Gossypin treatment for 10 days also reduced tumor volume and increased survival rate in mice that had human melanoma cell tumors.
The results “open a new avenue for the generation of a novel class of compounds for the treatment of melanoma,” said Nair.
Recent studies have shown that gossypin has anti-inflammatory and pain-reducing properties, and may also help fight diabetes. Hibiscus vitifolius root extract has been used to treat jaundice in Indian herbal medicine for centuries, and recent research has confirmed its potent liver-protecting properties.
Hepatitis, viral infections, food additives, alcohol, toxic industrial chemicals, and air and water pollutants are the major risk factors of liver toxicity. Carbon tetrachloride (CCl4) is a potent environmental hepatotoxin that generates free radicals. Scientific research has supported the hepatoprotective potential of several herbal compounds. Hibiscus vitifolius (Family: Malvaceae), a medicinal plant is used to treat several ailments in Ayurvedic system of medicine. The root of this plant is traditionally used to treat jaundice by the tribes of Kanyakumari district, India. The present study was aimed to extract the roots of H. vitifolius and evaluate hepatoprotective activity in CCl4 induced hepatotoxic rats to scientifically assess the traditional claim about H. vitifolius roots and to fractionate the pharmacologically active extract. The study was also aimed to isolate the bioactive constituents from the soluble fraction followed by evaluation of hepatoprotective activity and to elucidate the structure. H. vitifolius roots were successively extracted with petroleum ether, chloroform, alcohol and water by cold maceration technique for 6 days. All the extracts (400 mg/kg b.wt. p.o.) were evaluated for their hepatoprotective activity. The active alcohol extract was fractionated using n-hexane, ethyl acetate and n-butanol and the fractions (200 and 400 mg/ kg b.wt. p.o.) were evaluated for hepatoprotective activity. The active ethyl acetate soluble fraction (100 gm) was subjected to column chromatography to elute the active constituent and to establish its structure. The isolated compound (100 and 200 mg/kg b.wt. p.o.) was further evaluated for its acute toxicity and hepatoprotective effect. Hepatotoxic rats were orally treated with extracts, fractions and the isolated compound for 7 days. Silymarin (100 mg/kg) was used as standard drug. Biochemical analysis and histopathology were performed to confirm the activity. Among all the extracts and fractions, alcohol extract of H. vitifolius roots (400 mg/kg) and its ethyl acetate soluble fraction (200 mg/kg and 400 mg/kg) showed significant (P<0.001) hepatoprotective effect. A flavonoid glycoside, gossypin was found to be present in this fraction and was confirmed by melting point and spectral data. This was further evident by comparing with the marker compound gossypin by mixed melting point, Co-TLC and Co-HPTLC analysis. The isolated compound showed no mortality or toxic symptoms up to 1 g/kg b.wt. p.o. Oral administration of isolated gossypin (100 and 200 mg/kg b.wt) exhibited the potent hepatoprotective effect against CCl4 induced hepatotoxicity, as evident by the significant restoration of the biochemical parameters. Histopathological examination also supported the hepatoprotective effect of the isolated compound. The present study validates the traditional use of H. vitifolius roots for the treatment of liver disorders and its hepatoprotective effects are attributed to the presence of the flavonoid, gossypin as active agent.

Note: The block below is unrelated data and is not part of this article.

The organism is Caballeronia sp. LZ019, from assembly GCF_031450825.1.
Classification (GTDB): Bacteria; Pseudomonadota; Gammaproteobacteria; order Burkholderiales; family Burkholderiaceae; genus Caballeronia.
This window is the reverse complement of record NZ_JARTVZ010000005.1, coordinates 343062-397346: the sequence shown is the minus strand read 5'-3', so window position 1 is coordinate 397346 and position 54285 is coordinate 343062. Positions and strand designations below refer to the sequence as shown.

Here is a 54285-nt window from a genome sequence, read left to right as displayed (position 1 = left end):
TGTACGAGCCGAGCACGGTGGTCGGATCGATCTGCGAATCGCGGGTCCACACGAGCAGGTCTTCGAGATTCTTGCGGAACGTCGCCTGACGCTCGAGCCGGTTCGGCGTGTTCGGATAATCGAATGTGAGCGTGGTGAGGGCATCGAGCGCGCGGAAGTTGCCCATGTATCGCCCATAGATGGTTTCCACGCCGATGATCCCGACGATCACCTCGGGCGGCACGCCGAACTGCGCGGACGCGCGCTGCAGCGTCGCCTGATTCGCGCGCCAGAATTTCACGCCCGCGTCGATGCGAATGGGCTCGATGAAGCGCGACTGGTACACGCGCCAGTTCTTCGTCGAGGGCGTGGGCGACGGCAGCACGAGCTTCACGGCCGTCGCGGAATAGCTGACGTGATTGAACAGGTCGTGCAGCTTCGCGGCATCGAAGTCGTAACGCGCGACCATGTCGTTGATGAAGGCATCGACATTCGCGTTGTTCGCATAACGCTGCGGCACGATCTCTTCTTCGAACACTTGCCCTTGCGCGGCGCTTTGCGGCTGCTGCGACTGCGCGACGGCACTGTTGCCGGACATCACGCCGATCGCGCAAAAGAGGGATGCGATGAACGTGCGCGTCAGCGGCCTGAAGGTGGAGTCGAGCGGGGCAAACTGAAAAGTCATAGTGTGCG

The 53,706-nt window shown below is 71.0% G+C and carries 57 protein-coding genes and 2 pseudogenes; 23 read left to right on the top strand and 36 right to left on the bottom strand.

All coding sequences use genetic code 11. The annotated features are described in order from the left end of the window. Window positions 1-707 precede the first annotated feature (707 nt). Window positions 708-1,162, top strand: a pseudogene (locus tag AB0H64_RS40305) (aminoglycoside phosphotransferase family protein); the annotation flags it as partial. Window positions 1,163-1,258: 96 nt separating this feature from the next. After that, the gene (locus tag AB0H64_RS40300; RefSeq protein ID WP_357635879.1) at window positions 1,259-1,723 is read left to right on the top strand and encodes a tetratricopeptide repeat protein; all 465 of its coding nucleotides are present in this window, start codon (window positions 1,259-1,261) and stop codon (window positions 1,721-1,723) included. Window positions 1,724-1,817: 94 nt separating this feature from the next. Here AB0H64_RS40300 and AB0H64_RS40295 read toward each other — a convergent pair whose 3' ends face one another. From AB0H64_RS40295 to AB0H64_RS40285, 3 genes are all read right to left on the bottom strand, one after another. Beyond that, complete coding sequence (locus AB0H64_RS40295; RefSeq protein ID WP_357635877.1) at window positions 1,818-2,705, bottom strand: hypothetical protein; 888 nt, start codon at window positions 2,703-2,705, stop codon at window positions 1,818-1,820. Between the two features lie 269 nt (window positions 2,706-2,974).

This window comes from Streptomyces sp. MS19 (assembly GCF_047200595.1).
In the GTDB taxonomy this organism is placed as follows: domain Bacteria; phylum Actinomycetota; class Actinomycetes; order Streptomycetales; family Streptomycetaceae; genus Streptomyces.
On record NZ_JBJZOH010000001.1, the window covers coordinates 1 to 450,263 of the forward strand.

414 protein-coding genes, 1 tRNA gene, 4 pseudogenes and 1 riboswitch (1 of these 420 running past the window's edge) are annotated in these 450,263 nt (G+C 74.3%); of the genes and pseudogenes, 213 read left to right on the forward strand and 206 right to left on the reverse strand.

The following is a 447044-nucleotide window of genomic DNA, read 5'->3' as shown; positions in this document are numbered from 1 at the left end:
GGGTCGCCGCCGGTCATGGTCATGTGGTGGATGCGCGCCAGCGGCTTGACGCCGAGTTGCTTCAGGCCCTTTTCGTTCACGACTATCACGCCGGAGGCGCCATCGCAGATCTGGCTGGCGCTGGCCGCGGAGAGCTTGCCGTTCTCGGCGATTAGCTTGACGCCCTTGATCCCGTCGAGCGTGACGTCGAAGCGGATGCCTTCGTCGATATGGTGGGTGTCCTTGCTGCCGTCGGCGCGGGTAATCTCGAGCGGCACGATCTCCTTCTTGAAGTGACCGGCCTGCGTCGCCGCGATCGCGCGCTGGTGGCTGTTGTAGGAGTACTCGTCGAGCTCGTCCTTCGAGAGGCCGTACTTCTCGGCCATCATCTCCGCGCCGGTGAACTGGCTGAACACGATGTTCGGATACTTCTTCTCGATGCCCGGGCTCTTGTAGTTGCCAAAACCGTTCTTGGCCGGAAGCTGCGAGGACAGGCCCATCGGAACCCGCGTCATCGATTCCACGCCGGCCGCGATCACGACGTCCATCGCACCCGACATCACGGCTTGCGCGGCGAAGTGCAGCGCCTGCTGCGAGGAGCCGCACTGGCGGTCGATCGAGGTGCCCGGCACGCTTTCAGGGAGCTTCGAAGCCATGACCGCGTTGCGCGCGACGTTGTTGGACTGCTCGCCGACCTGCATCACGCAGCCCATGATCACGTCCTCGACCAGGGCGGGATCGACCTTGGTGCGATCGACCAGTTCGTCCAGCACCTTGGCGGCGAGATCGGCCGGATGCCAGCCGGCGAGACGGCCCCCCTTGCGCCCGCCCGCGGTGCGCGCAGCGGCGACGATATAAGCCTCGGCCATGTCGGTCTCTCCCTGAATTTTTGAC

As of August 2018, you can buy 250 mg of gossypin for about $300 or 50 mg for about $80 from chemical companies but I haven’t found it as a supplement. Hibiscus flower extract is available for around $10, however. Does hibiscus flower extract or hibiscus essential oil contain gossypin? Perhaps.